Altered GABA(A) Receptor Density and Unaltered Blood Brain Barrier Transport in a Kainate Model of Epilepsy: An In Vivo Study Using C-11-Flumazenil and PET

Stina Syvanen*, Maaike Labots, Yoshihiko Tagawa, Jonas Eriksson, Albert D. Windhorst, Adriaan A. Lammertsma, Elizabeth C. de Lange, Rob A. Voskuyl

*Corresponding author for this work

    Research output: Contribution to journalArticleAcademicpeer-review

    Abstract

    The aim of the present study was to investigate if flumazenil blood-brain barrier transport and binding to the benzodiazepine site on the gamma-aminobutyric acid A (GABA(A)) receptor complex is altered in an experimental model of epilepsy and subsequently to study if changes in P-glycoprotein (P-gp)-mediated efflux of flumazenil at the blood-brain barrier may confound interpretation of C-11-flumazenil PET in epilepsy. Methods: The transport of flumazenil across the blood-brain barrier and the binding to the benzodiazepine site on the GABA(A) receptors in 5 different brain regions was studied and compared between controls and kainate-treated rats, a model of temporal lobe epilepsy, with and without tariquidar pretreatment. In total, 29 rats underwent 2 consecutive C-11-flumazenil PET scans, each one lasting 30 min. The tracer was mixed with different amounts of isotopically unmodified flumazenil (4, 20, 100, or 400 mu g) to cover a wide range of receptor occupancies during the scan. Before the second scan, the rats were pretreated with a 3 or 15 mg/kg dose of the P-gp inhibitor tariquidar. The second scan was then obtained according to the same protocol as the first scan. Results: GABA(A) receptor density, B-max, was estimated as 44 +/- 2 ng.mL(-1) in the hippocampus and as 33 +/- 2 ng.mL(-1) in the cerebellum, with intermediate values in the occipital cortex, parietal cortex, and caudate putamen. B-max was decreased by 12% in kainate-treated rats, compared with controls. The radiotracer equilibrium dissociation constant, K-D, was similar in both rat groups and all brain regions and was estimated as 5.9 +/- 0.9 ng.mL(-1). There was no difference in flumazenil transport across the blood-brain barrier between control and kainate-treated rats, and the effect of tariquidar treatment was similar in both rat groups. Tariquidar treatment also decreased flumazenil transport out of the brain by 73%, increased the volume of distribution in the brain by 24%, and did not influence B-max or K-D, compared with baseline. Conclusion: B-max was decreased in kainate-treated rats, compared with controls, but no alteration in the blood-brain barrier transport of flumazenil was observed. P-gp inhibition by tariquidar treatment increased brain concentrations of flumazenil in both groups, but B-max estimates were not influenced, suggesting that C-11-flumazenil scanning is not confounded by alterations in P-gp function.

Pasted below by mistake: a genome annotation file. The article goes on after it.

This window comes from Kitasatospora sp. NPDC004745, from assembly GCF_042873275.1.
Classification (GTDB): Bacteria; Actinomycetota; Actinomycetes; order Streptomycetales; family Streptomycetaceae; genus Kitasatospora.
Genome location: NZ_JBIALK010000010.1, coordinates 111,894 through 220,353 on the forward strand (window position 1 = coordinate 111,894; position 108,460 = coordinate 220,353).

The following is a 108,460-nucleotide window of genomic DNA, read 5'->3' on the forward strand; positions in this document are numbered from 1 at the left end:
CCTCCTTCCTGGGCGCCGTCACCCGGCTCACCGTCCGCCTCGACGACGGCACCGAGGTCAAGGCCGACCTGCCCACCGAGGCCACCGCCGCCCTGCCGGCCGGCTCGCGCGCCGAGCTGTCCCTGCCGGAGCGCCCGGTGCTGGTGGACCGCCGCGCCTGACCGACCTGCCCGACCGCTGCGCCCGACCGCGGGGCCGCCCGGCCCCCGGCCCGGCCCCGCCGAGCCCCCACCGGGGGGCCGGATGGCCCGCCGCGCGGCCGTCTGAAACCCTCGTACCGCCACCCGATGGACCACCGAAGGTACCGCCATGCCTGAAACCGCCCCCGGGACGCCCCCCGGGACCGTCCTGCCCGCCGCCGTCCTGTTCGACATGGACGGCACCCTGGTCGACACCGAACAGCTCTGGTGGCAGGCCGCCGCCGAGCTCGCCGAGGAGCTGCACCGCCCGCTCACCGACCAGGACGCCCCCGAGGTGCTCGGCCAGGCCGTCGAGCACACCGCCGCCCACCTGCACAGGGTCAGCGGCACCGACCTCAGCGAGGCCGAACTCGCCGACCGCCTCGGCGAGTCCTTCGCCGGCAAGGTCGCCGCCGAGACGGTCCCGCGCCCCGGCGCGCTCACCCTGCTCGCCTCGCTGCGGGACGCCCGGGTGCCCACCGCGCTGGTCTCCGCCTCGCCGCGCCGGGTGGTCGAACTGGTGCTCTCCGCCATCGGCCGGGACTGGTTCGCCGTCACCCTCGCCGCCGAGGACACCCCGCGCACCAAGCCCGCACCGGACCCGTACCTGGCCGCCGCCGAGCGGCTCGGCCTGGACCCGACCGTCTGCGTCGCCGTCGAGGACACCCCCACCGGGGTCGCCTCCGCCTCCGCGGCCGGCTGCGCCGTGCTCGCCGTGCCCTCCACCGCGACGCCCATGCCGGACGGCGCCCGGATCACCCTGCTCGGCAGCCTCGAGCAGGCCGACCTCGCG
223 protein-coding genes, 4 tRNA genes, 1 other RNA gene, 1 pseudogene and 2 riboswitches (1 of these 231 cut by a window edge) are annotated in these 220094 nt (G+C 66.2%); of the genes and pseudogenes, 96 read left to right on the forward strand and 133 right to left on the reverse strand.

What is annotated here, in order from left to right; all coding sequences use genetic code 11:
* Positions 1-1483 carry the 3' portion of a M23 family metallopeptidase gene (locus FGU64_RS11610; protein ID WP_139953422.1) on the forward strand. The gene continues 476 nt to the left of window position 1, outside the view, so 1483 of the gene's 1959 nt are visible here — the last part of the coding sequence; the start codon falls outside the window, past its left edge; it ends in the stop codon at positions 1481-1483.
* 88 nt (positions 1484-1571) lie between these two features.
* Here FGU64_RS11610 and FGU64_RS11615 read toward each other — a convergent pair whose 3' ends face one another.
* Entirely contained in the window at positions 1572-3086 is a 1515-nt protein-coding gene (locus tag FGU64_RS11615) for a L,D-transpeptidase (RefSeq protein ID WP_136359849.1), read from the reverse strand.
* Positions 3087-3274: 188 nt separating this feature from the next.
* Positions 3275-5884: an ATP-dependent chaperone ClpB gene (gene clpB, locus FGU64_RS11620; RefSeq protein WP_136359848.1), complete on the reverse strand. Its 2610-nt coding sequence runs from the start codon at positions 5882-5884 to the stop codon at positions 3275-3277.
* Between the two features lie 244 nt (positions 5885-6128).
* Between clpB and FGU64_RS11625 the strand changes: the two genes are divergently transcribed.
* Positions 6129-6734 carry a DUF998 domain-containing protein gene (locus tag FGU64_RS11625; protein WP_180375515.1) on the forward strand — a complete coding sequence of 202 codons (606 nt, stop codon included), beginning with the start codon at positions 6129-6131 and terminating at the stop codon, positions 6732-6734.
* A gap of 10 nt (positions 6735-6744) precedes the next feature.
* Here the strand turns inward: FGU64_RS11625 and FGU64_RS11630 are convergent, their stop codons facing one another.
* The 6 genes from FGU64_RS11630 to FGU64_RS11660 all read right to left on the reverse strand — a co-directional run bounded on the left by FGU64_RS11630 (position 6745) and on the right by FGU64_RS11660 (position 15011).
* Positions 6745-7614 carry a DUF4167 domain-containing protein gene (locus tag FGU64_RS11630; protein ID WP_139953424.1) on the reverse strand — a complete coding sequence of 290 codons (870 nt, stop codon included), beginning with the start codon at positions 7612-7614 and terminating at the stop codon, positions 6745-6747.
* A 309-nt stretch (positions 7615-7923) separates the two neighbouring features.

Original languageEnglish
    Pages (from-to)1974-1983
    Number of pages10
    JournalJournal of Nuclear Medicine
    Volume53
    Issue number12
    DOIs
    Publication statusPublished - Dec 2012

    Keywords

    • positron emission tomography
    • GABA(A) receptors
    • P-glycoprotein
    • pharmacokinetics
    • epilepsy
    • POSITRON-EMISSION-TOMOGRAPHY
    • TEMPORAL-LOBE EPILEPSY
    • P-GLYCOPROTEIN EXPRESSION
    • STATUS EPILEPTICUS MODELS
    • DRUG-RESISTANCE
    • EFFLUX TRANSPORTERS
    • MEDIATED INHIBITION
    • REFRACTORY EPILEPSY
    • C-11 FLUMAZENIL
    • HIGH-RESOLUTION

    Fingerprint

    Dive into the research topics of 'Altered GABA(A) Receptor Density and Unaltered Blood Brain Barrier Transport in a Kainate Model of Epilepsy: An In Vivo Study Using C-11-Flumazenil and PET'. Together they form a unique fingerprint.

    Cite this